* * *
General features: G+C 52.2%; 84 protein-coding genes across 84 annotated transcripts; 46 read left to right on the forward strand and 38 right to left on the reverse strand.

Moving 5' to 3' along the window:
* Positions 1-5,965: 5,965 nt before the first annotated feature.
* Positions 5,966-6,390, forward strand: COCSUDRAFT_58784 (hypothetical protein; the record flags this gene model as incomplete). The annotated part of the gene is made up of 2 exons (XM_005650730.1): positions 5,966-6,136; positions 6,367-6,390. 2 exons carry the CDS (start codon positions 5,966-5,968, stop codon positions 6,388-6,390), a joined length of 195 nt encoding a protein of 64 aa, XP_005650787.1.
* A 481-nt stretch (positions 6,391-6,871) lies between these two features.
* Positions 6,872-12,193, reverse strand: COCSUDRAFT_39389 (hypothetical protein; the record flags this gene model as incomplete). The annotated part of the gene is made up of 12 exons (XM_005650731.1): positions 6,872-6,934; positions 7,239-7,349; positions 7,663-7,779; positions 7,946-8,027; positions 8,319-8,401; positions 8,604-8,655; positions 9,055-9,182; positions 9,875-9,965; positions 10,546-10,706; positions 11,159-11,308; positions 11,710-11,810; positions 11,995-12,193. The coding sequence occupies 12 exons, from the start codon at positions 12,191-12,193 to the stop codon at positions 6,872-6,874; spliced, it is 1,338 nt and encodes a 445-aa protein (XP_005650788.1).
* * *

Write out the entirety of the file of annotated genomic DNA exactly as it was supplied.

General features: G+C 52.2%; 84 protein-coding genes across 84 annotated transcripts; 46 read left to right on the forward strand and 38 right to left on the reverse strand.

Moving 5' to 3' along the window:
* Positions 1-5,965: 5,965 nt before the first annotated feature.
* Positions 5,966-6,390, forward strand: COCSUDRAFT_58784 (hypothetical protein; the record flags this gene model as incomplete). The annotated part of the gene is made up of 2 exons (XM_005650730.1): positions 5,966-6,136; positions 6,367-6,390. 2 exons carry the CDS (start codon positions 5,966-5,968, stop codon positions 6,388-6,390), a joined length of 195 nt encoding a protein of 64 aa, XP_005650787.1.
* A 481-nt stretch (positions 6,391-6,871) lies between these two features.
* Positions 6,872-12,193, reverse strand: COCSUDRAFT_39389 (hypothetical protein; the record flags this gene model as incomplete). The annotated part of the gene is made up of 12 exons (XM_005650731.1): positions 6,872-6,934; positions 7,239-7,349; positions 7,663-7,779; positions 7,946-8,027; positions 8,319-8,401; positions 8,604-8,655; positions 9,055-9,182; positions 9,875-9,965; positions 10,546-10,706; positions 11,159-11,308; positions 11,710-11,810; positions 11,995-12,193. The coding sequence occupies 12 exons, from the start codon at positions 12,191-12,193 to the stop codon at positions 6,872-6,874; spliced, it is 1,338 nt and encodes a 445-aa protein (XP_005650788.1).